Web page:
Few Physicians Accurately Estimate Patient Out-of-Pocket Costs

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Locum Tenens

A recent study highlighted that 79% of physicians were unable to advise patients on out-of-pocket costs despite an industry-wide push for pricing transparency.

A study published in JAMA Network Open finds that very few physicians can accurately estimate patient out-of-pocket costs for medication filling.

The study surveyed 371 primary care physicians to determine if physicians can accurately estimate out-of-pocket expenses while providing the necessary expenses. Physicians were asked to estimate out-of-pocket drug cost at four points in time between January and December, using the plan’s four types of cost-sharing: deductibles, coinsurance, copays, and out-of-pocket maximums.

According to the study, only 21 percent of surveyed physicians accurately estimated out-of-pocket drug costs even when given access to necessary information such as a patient’s insurance plans and drug prices.

“Out-of-pocket expenses have risen dramatically in the US due to a combination of increasing health care prices and increasing insurance cost-sharing requirements. As a result, one-third of US residents have trouble paying their medical bills, even when they have insurance,” wrote the authors of the JAMA study.

The study states that patients who struggle to afford medical bills may feel the need to cut their pills in half or take their medication infrequently.

According to a CDC report, approximately a quarter of Americans delay healthcare access because of high out-of-pocket expenses.

Contrary to the JAMA study’s results, most physicians participating in the research believe it is part of their obligation to have informative conservations regarding the cost of care with their patients. Physicians providing accurate prices can enable patients to make an informed decision about their health.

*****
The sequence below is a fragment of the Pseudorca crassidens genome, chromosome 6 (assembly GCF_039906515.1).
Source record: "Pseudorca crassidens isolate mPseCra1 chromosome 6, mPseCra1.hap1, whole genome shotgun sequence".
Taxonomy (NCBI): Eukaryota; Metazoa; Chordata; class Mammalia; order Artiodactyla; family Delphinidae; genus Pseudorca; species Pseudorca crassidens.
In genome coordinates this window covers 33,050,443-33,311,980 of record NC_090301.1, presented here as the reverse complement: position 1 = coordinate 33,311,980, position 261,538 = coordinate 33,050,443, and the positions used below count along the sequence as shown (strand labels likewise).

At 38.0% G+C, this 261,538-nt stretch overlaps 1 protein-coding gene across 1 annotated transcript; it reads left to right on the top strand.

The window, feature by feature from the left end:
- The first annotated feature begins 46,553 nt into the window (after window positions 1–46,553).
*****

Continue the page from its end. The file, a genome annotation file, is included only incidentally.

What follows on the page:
Compliance with price transparency has been an ongoing challenge hospital are facing.

CMS implemented price transparency rules that required US hospitals to provide transparent information about items and services. However, a compliance report by PatientRightsAdvocate.org estimated 94 percent of surveyed hospitals were found non-compliant with regulations six months after CMS implemented it.

The price transparency rule required hospitals to display information on their website regarding gross charges, payer-specific negotiated charges, discounted cash prices, and deidentified minimum and maximum negotiated amounts. The rule was intended to allow patients to gain access to pricing information and let them know the cost of their healthcare treatment or medication prior to purchasing.

As non-compliancy continues, CMS will increase penalties for hospitals under the 2022 Hospital Outpatient Prospective Payment System (OPPS) and Ambulatory Surgical Center (ASC) Payment System Final Rule. Non-compliant hospitals with over 30 beds will be fined a penalty of $10 per bed. This new rule can require non-compliant hospitals to be responsible for paying a maximum of $2 million.